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Editorial |  :

Deep in a Mid-North Coast state forest, a transient group of people, who are homeless for various reasons, are camped with nowhere else to go as rental prices rise and demand outstrips supply.

Homeless campers in state forest a semi-permanent community as rental prices soar

Among the caravans and motor homes staying a few days in the beautiful Coopernook campground on the Mid North Coast of New South Wales, there are around eight campsites that have been there longer than their allocated four weeks.

But closures of other campgrounds, due to landslides and flood-damaged roads, leave people stuck in the one spot, having to negotiate with Forestry to extend their stay.

At least two families have had their homes flooded and haven't been able to return, there are children in both camps but neither family wants to speak for various reasons.

But a small group of single men has no such qualms.

A place to belong

Peter has recently divorced after a marriage of 22 years. He has been camping on his site for seven weeks and says it's a peaceful place and the people there feel like a family.

"For me, I needed to have somewhere to go where I could feel I belonged," the 70-year-old says.

"I needed space, I needed time, and people here are in similar circumstances, because of the fires, the floods and COVID."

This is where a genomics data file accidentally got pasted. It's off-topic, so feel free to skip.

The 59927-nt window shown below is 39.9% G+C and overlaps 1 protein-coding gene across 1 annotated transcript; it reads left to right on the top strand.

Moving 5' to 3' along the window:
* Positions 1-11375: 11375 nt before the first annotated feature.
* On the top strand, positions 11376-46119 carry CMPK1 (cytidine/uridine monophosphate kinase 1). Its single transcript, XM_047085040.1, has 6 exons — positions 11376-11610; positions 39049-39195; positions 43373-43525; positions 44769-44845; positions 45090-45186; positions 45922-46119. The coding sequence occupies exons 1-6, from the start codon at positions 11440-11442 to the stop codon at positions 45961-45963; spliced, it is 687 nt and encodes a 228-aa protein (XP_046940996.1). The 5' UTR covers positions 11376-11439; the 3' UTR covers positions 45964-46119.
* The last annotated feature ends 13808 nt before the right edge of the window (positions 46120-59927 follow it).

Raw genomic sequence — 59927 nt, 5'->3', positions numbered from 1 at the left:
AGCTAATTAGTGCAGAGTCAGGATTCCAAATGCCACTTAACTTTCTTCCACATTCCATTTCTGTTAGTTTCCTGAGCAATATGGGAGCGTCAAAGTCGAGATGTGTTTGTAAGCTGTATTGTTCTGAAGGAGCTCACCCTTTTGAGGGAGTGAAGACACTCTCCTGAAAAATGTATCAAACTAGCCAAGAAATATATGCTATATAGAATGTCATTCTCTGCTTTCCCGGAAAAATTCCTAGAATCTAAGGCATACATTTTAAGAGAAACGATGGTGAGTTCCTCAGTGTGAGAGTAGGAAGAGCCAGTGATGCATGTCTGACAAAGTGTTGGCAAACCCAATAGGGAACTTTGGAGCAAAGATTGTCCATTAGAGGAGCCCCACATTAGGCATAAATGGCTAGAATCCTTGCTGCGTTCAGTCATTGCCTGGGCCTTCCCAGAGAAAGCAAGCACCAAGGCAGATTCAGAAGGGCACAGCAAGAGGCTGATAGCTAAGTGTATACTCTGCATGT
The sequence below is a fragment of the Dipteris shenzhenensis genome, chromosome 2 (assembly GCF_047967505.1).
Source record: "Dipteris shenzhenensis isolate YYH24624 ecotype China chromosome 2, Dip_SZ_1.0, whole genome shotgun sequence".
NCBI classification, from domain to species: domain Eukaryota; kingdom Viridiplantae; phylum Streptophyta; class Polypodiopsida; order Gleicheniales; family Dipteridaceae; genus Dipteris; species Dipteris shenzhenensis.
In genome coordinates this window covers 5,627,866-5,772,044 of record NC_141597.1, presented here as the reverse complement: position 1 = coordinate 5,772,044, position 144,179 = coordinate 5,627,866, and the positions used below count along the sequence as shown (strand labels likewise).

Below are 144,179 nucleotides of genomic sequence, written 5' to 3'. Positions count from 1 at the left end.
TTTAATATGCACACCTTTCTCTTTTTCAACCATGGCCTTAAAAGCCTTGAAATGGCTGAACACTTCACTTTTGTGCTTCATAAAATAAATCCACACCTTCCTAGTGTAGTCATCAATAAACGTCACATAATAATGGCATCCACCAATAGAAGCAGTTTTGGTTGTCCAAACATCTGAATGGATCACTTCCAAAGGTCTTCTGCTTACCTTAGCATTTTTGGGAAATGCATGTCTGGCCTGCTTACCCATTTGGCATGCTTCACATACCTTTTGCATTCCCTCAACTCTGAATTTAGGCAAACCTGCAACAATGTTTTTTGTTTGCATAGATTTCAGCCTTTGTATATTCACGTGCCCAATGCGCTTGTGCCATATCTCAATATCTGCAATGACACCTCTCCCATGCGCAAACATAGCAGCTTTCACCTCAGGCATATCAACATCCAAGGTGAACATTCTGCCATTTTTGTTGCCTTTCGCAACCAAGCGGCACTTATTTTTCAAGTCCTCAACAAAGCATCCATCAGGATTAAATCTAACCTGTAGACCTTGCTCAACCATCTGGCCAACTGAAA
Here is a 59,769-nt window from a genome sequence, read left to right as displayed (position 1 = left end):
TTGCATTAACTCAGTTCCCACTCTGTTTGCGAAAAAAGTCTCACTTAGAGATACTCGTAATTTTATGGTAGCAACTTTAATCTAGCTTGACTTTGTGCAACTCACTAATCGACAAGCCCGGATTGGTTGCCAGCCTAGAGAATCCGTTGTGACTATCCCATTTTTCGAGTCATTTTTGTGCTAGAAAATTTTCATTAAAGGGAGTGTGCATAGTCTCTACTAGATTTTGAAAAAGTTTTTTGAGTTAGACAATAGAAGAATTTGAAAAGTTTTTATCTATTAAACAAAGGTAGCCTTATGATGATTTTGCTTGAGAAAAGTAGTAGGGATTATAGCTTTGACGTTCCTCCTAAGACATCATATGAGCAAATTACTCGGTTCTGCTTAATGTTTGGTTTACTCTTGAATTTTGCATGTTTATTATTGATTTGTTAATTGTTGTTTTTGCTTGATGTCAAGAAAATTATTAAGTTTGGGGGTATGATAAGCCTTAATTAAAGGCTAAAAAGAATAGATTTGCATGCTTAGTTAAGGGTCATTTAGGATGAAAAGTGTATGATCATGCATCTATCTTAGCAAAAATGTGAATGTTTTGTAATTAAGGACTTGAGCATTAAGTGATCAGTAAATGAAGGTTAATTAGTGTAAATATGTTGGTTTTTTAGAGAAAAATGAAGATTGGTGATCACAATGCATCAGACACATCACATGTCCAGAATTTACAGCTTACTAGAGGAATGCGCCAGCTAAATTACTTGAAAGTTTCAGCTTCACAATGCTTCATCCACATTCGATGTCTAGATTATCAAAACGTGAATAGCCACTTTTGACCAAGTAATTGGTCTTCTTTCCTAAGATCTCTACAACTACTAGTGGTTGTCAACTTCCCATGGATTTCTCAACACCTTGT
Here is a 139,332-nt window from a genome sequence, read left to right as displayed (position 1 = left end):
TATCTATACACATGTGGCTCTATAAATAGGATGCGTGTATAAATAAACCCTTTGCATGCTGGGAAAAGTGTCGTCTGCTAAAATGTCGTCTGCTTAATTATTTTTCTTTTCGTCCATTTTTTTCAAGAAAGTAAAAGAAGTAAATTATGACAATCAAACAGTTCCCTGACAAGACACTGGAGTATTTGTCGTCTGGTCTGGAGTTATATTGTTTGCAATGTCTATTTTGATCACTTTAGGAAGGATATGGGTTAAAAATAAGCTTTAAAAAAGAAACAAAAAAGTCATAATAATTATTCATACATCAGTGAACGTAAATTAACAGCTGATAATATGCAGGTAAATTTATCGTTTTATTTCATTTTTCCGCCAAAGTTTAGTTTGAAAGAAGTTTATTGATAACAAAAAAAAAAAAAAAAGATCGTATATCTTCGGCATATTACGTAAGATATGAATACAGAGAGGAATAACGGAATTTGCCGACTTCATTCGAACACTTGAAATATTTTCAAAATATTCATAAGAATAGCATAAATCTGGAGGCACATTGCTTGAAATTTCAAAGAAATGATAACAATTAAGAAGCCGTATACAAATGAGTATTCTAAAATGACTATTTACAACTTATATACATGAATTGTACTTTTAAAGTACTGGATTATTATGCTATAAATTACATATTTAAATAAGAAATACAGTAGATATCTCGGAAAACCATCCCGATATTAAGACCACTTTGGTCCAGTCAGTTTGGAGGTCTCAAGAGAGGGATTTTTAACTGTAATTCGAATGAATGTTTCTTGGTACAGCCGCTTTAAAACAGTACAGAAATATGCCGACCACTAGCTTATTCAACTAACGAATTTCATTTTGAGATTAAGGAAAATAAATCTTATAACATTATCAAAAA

Walking away from his marriage means he is also losing access to his step-granddaughter, 9, who he has raised since birth.

"It was one of the most difficult things I've ever done in my life because I'd found love in a little girl," he says.

"She was my little princess. I don't want her to ever think that I just walked away without thinking about how much it would hurt her and what it was going to do to our relationship."

Even though he lives close by, he cannot see the child, so he now avoids the street where she lives when passing through the town. 

Peter ended up in this campground because he couldn't afford a rental on his pension while continuing to pay off other debts.

Even though he's retired, he says he will be looking at taking up seasonal labour jobs to make ends meet.

"There's a lot of fruit-picking," he says. "I don't plan on just sitting around here and vegetating."

For now, he says, he'll stay a few more weeks to "ground" himself and get his head together.

"I just want to regain strength here and move on. It's a godsend here. [It's] very peaceful." 

Stuck here for now

Mick and his dog, Tiny, sit in a sunny spot by a fire with an improvised corrugated tin wind-guard named the Ned Kelly.

He has been living here for six weeks after leaving a private rental where, he says, the landlord had some mental health issues.

Since his recent stroke, he says, the [rental] situation had become too stressful, so he left.

"I went to public housing," Mick says. "They put me up the list because of the stroke, but it's still a two-year waiting list."

Because he has a camper trailer, he says it's considered a home by public housing, which prevents him from getting a place.

"The rents have shot up and you can't really afford what private rentals have to offer," he says.

"Would I want to live here like, permanently? Well, maybe I'll have to. But, I'd like to have a little place." 

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Tricks for survival

Mick says he has learned a lot about how to survive, such as where to go for a shower and how to store food, but the biggest challenge is how to keep warm at night as winter approaches.